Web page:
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Over the course of the organization's successful years, we, the fans, were conditioned to expect a certain type of roster each year with its own strengths and weaknesses - that is, the team would be carried by pitching and defense, with less of an emphasis put on power in the middle of the lineup. Although some of those offenses were quite good, people rarely paid much attention to the runs scored; rather, it was the runs prevented that caught their eye. Observers came to expect the Mariners to have good pitching year in, year out. How much of this can be attributed to Safeco Field in recent years is up for debate, but you have to go back to 1986 to find the last time the pitching staff lacked a starter with an ERA below 4 (minimum of 10 starts to qualify).

Fast forward to February of 2005. Of the 11 pitchers to record at least one start in 2004, 10 remain in the organization, but only one of them managed to post an ERA below 4.67 out of the rotation. Going further, with Moyer's age, Pineiro's elbow, Meche's inconsistency, and Franklin's...Franklinness...it's reasonable to expect 80% of the rotation to finish north of 4.00 (I realize that Franklin may lose his spot, but I don't think any replacement is going to burst onto the scene).

Which leaves us with Bobby Madritsch, the 29 year old southpaw with 88 innings of Major League experience. As a rookie, Madritsch dealt with severe abuse at the hands of Bob Melvin in posting a 3.27 ERA, the only above-average figure of any starter in the rotation. If anyone's going to have a successful year on the mound, it seems like Madritsch is as good a candidate as any. So how does he look going forward?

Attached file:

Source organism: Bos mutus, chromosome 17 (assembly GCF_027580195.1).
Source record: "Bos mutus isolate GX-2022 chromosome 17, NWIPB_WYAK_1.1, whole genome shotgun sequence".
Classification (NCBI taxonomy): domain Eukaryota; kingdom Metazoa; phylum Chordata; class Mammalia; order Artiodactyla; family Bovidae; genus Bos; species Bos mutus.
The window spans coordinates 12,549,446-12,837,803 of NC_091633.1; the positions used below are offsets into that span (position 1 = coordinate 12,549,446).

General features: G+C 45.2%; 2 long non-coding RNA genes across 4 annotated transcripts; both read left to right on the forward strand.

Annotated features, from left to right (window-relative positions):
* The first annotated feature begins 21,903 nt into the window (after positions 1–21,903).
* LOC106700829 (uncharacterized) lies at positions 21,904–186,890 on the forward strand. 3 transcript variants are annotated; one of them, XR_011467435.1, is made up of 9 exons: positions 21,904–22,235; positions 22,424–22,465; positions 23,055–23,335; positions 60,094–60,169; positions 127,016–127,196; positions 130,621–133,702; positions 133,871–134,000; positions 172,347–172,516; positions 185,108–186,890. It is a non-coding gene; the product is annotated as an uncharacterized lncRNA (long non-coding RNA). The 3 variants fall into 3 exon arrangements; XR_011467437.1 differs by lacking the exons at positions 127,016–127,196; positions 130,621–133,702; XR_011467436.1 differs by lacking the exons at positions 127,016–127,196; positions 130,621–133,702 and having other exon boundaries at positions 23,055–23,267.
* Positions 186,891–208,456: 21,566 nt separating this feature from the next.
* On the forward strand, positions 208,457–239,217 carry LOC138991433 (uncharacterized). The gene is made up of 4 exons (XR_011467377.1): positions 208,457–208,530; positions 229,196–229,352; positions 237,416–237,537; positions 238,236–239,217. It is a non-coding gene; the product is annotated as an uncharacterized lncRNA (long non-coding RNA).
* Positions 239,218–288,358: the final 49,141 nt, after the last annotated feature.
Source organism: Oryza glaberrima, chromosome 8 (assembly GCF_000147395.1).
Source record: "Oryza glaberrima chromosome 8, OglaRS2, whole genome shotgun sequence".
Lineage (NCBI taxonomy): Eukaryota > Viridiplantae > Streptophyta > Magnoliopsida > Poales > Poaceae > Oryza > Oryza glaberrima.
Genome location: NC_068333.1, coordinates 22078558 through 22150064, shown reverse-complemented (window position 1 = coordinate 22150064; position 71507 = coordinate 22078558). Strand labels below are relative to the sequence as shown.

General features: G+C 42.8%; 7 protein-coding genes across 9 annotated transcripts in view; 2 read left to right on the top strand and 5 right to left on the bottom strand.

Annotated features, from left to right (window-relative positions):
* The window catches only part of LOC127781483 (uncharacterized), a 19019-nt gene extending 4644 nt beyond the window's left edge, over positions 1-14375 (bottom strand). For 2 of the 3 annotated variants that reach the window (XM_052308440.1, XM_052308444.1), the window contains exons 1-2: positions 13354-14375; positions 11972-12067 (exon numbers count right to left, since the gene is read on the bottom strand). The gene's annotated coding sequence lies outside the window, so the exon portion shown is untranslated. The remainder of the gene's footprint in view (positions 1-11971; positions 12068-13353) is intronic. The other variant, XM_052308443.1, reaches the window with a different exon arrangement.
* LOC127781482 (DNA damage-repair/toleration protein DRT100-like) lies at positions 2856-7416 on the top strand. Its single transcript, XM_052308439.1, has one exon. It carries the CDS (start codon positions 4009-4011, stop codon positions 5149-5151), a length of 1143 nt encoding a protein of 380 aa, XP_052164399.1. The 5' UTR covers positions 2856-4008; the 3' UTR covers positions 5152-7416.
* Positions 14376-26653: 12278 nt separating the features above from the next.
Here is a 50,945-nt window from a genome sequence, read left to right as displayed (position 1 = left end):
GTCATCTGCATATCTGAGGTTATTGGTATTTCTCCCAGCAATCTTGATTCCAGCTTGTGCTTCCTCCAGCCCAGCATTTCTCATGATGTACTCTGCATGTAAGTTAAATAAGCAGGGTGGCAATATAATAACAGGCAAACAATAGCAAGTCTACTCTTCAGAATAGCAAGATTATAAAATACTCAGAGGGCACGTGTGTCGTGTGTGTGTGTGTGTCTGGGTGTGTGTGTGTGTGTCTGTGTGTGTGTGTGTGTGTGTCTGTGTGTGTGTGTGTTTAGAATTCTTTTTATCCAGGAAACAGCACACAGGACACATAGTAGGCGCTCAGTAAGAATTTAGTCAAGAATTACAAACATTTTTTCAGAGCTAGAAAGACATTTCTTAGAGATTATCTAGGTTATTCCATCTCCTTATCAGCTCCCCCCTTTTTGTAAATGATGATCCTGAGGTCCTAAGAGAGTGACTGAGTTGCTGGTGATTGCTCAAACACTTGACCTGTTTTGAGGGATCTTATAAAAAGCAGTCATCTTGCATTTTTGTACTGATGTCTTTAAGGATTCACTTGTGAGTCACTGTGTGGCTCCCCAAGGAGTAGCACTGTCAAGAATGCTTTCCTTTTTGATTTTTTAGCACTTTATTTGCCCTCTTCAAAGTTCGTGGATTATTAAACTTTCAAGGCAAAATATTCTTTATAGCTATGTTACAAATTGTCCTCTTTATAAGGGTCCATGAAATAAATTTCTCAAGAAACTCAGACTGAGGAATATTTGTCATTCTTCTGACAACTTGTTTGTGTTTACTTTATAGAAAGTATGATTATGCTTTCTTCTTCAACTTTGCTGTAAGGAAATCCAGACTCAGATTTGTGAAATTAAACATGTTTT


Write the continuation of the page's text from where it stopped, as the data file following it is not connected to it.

Before projecting his future, it's important to look at his past. Consider his 2004 performance:

ERA: 3.27
RA: 3.38
dERA: 3.62
cERA: 2.89
eERA: 3.22
BABIP: .274

The quick and dirty explanation of these numbers is that, while Madritsch was aided by his defense, his ERA wasn't really the result of good luck - given the baserunners Madritsch surrendered, he allowed just about as many runs as you'd expect. I'm reluctant to say that Madritsch's low BABIP reflects some luck, because the defense as a whole was pretty good, and everyone on the pitching staff had the opportunity to take advantage of the gloves behind them. Furthermore, Madritsch was a lefty flyball pitcher in Safeco Field; all three are factors which reduce BABIP.

A quick glance at his basic peripherals - that is, walks and strikeouts - suggests that Madritsch wasn't really so phenomenal; both his K and BB rates were below the AL league average (albeit not by much). Looking a little deeper (or a little further to the left on the ESPN player card, anyway), though, reveals that Madritsch's home run rate was superb. Like, almost historically outstanding. Out of the 359 batters he faced, only three managed to hit the ball out of the park; had he thrown enough innings to qualify, Madritsch's 1-per-120 ratio would have been the best in the Majors by a comfortable margin.

Okay, that's all well and good, but how do we know it wasn't a fluke? You know, small sample size and all that good stuff.